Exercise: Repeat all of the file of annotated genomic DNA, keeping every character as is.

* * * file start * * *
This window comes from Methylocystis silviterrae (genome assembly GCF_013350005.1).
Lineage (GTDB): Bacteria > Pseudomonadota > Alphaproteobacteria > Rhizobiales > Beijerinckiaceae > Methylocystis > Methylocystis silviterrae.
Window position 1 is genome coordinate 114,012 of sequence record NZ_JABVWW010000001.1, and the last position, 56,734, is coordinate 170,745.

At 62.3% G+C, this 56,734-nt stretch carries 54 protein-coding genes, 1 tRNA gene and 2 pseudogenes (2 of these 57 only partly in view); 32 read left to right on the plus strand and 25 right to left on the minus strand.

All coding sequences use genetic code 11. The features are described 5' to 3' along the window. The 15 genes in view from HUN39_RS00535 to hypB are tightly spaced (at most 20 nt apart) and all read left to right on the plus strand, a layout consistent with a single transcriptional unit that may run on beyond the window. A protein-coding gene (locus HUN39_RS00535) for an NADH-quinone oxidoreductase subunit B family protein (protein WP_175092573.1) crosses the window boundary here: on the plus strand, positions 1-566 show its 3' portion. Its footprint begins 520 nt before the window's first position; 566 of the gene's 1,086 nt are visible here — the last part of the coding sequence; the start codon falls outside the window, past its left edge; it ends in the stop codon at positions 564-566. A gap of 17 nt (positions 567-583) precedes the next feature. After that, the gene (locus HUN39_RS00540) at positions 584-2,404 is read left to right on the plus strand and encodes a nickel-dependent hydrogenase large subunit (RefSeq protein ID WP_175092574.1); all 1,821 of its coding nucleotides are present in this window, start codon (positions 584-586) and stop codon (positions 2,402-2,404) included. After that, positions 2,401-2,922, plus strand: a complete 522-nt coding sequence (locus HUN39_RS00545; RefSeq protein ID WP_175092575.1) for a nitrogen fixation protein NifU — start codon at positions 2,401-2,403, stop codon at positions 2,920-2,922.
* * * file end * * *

This window comes from Methylocystis silviterrae (genome assembly GCF_013350005.1).
Lineage (GTDB): Bacteria > Pseudomonadota > Alphaproteobacteria > Rhizobiales > Beijerinckiaceae > Methylocystis > Methylocystis silviterrae.
Window position 1 is genome coordinate 114,012 of sequence record NZ_JABVWW010000001.1, and the last position, 56,734, is coordinate 170,745.

At 62.3% G+C, this 56,734-nt stretch carries 54 protein-coding genes, 1 tRNA gene and 2 pseudogenes (2 of these 57 only partly in view); 32 read left to right on the plus strand and 25 right to left on the minus strand.

All coding sequences use genetic code 11. The features are described 5' to 3' along the window. The 15 genes in view from HUN39_RS00535 to hypB are tightly spaced (at most 20 nt apart) and all read left to right on the plus strand, a layout consistent with a single transcriptional unit that may run on beyond the window. A protein-coding gene (locus HUN39_RS00535) for an NADH-quinone oxidoreductase subunit B family protein (protein WP_175092573.1) crosses the window boundary here: on the plus strand, positions 1-566 show its 3' portion. Its footprint begins 520 nt before the window's first position; 566 of the gene's 1,086 nt are visible here — the last part of the coding sequence; the start codon falls outside the window, past its left edge; it ends in the stop codon at positions 564-566. A gap of 17 nt (positions 567-583) precedes the next feature. After that, the gene (locus HUN39_RS00540) at positions 584-2,404 is read left to right on the plus strand and encodes a nickel-dependent hydrogenase large subunit (RefSeq protein ID WP_175092574.1); all 1,821 of its coding nucleotides are present in this window, start codon (positions 584-586) and stop codon (positions 2,402-2,404) included. After that, positions 2,401-2,922, plus strand: a complete 522-nt coding sequence (locus HUN39_RS00545; RefSeq protein ID WP_175092575.1) for a nitrogen fixation protein NifU — start codon at positions 2,401-2,403, stop codon at positions 2,920-2,922.